One of the penultimate console baseball games, Ken Griffey Jr Baseball still holds a special place in many fans' hearts. Ken Griffey Jr Baseball looked good, played great, and had a home run derby mode. It may not have had the MLBPA license, but the players in the game were rated appropriately to the real-world counterparts, and you could easily change the names of every player in the game to match the real life player. What else were you going to do after you finished your homework? You had to have the right rosters in place for the sleepover tournament you were planning that weekend.

5. Sports Talk Baseball (GEN)

The Sega Genesis' Sports Talk Baseball wasn't the greatest baseball game to ever grace the console, but it was the first game to offer play-by-play commentary. That, and the MLBPA license, combined to give Genesis owners one of the most true-to-life sports game experiences at the time. Pitchers had to be warmed up before entering a game, and stamina increased and decreased with time off between appearances. Players also had some rudimentary charting displaying what kind of hitter, baserunner, and fielder they would be.

4. MVP 06: NCAA Baseball (Multiple)

After EA lost the bidding war for the rights to the MLB's video game license (it was snapped up by 2K), the publisher turned its eye to the NCAA landscape. Following in the footsteps of arguably the best baseball video game of all time, MVP 06 had big shoes to fill, and none of the names or teams to do it. The crazy thing is, MVP 06 was great. Even though players may not have known the rosters of the team they were playing as (unless they went to school there), MVP 06 improved ever so slightly on MVP Baseball 2005's engine, and provided one robust and highly enjoyable gameplay experience.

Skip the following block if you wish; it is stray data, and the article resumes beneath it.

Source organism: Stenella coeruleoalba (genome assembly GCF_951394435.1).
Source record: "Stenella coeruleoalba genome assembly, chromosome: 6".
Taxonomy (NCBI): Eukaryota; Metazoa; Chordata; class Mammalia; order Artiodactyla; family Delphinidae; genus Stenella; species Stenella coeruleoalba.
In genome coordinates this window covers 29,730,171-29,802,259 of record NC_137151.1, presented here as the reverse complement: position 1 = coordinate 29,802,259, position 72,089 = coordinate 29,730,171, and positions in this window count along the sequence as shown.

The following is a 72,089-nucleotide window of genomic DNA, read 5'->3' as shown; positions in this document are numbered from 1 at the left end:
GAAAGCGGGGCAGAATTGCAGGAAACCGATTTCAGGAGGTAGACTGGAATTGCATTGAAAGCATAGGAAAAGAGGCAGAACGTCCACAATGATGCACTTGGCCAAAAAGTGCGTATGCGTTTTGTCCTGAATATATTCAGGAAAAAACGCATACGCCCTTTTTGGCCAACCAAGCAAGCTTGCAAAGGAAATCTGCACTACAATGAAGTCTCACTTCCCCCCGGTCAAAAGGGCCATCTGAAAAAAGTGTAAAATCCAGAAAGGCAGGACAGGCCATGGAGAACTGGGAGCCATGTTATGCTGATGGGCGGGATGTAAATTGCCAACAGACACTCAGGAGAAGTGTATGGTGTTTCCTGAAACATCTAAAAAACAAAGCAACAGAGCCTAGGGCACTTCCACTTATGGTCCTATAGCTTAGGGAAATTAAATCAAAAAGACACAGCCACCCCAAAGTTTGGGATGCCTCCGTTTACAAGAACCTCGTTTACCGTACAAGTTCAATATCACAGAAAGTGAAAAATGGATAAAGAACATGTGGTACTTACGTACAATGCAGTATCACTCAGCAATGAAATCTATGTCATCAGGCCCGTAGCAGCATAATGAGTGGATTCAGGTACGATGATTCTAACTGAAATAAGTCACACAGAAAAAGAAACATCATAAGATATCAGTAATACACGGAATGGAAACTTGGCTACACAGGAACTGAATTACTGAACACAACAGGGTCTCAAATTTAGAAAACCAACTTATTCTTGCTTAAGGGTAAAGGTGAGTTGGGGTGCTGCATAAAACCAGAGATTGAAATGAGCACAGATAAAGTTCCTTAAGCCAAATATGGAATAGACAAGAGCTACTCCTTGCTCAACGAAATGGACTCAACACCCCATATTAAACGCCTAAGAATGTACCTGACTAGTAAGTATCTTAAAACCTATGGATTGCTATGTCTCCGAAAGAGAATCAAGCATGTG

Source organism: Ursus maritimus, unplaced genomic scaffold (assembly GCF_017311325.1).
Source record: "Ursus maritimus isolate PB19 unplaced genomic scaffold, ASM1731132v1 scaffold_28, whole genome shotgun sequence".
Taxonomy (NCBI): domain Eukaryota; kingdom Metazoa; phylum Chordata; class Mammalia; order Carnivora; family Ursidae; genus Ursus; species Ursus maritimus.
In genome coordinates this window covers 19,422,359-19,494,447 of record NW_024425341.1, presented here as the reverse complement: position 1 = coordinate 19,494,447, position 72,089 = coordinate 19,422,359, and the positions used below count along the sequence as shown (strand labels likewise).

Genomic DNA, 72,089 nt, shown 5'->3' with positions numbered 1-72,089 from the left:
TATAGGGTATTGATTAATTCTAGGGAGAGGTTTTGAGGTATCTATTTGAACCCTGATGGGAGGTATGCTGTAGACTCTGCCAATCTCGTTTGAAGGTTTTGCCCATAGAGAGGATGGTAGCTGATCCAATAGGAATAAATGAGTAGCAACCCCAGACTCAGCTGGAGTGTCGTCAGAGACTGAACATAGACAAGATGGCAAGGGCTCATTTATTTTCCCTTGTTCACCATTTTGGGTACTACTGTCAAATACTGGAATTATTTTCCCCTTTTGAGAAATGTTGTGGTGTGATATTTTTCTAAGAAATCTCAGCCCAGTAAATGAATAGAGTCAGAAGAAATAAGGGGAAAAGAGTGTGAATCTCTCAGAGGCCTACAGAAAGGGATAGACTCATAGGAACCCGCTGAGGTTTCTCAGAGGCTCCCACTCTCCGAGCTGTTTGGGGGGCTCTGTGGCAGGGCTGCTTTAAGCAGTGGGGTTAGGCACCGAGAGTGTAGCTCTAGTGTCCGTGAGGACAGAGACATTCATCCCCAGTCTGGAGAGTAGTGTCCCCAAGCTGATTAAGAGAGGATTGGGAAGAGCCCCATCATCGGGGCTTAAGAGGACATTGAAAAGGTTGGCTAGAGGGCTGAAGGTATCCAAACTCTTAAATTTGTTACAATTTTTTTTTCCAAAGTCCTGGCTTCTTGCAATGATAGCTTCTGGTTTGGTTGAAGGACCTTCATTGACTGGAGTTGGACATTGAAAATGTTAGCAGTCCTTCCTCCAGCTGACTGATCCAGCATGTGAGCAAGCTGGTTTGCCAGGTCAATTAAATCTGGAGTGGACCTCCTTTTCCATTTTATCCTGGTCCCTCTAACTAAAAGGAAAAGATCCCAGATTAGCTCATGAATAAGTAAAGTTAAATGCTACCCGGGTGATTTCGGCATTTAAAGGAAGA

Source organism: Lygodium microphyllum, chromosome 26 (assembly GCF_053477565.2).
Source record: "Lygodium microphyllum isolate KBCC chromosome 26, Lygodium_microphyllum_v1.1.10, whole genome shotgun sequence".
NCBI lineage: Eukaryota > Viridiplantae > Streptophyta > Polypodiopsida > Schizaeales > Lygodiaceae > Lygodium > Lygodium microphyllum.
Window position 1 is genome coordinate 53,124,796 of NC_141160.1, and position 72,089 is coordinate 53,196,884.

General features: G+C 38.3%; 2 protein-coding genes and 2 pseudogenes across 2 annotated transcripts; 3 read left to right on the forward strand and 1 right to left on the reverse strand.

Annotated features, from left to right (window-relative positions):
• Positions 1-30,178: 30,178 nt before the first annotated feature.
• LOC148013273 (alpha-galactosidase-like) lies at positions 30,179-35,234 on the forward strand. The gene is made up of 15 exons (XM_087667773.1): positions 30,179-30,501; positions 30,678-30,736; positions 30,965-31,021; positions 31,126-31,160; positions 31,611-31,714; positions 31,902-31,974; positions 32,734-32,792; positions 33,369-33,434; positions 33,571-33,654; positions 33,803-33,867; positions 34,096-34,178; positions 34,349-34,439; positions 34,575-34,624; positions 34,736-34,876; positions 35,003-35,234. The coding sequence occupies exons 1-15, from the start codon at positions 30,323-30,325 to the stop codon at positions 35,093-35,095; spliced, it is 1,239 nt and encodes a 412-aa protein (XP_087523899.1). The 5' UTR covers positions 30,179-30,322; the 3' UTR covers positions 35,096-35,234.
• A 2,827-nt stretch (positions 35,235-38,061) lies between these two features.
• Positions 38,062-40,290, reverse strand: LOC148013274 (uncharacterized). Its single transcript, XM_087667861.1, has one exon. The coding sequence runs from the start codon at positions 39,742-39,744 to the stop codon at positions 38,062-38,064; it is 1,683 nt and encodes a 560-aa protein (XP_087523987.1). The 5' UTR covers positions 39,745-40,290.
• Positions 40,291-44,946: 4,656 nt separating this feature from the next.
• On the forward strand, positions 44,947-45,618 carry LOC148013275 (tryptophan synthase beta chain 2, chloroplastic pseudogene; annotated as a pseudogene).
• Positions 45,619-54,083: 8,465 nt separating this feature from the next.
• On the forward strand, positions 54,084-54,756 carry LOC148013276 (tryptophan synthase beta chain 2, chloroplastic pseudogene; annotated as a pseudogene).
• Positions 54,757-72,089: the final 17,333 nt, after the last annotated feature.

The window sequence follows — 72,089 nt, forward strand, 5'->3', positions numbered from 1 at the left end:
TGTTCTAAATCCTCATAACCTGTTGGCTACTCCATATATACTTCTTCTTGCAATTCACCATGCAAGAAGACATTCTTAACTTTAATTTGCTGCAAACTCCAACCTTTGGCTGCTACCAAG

3. World Series Baseball (GEN)

One of the best baseball games to grace the 16-bit generation, what World Series Baseball lacked in presentation it made up for in spades with commentary, statistics, the MLBPA license, real stadiums, and the ever important catcher view. There was little aside from slight tweaks and roster improvements to separate any of the WSB titles that graced the Genesis and 32X, but the games didn't need any major improvements. Steady, complete, and the closest simulation game at the time, WSB will always be remembered fondly.

2. Baseball Stars (NES)

Baseball Stars may not have had real players or teams, but that didn't stop it from being one of the elite baseball games of that generation. One of the first sports titles to offer players the ability to save their franchise, Baseball Stars not only tracked stats for all teams throughout the season, but it also allowed you to sign and release free agents. Even more impressively, Baseball Stars allowed you to create both your own player and teams to play with for the long haul. Winning also earned you money to improve your team, which was unheard of at the time.

1. MVP Baseball 2005 (Multiple)

There is little debate among the die-hard crowd that the crowning achievement in baseball video games was MVP Baseball 2005. Franchise mode. Dynasty mode. Fantasy drafts. Remarkable presentation, animations, and graphics. Intuitive on-field play. A soundtrack that still resonates with anyone that played the game. Many nights, days, and weekends were lost to MVP Baseball 2005, and for good reason. And that's not even counting the PC version, which EA allowed players to mod. That community is still going strong today, and you can still find longtime fans getting together on the virtual diamond for another nine innings. As great as MLB: The Show has become, that franchise owes its success and backbone to this game.

Those are our picks. What are yours? Let us know what baseball video game you enjoyed the most in the comments below.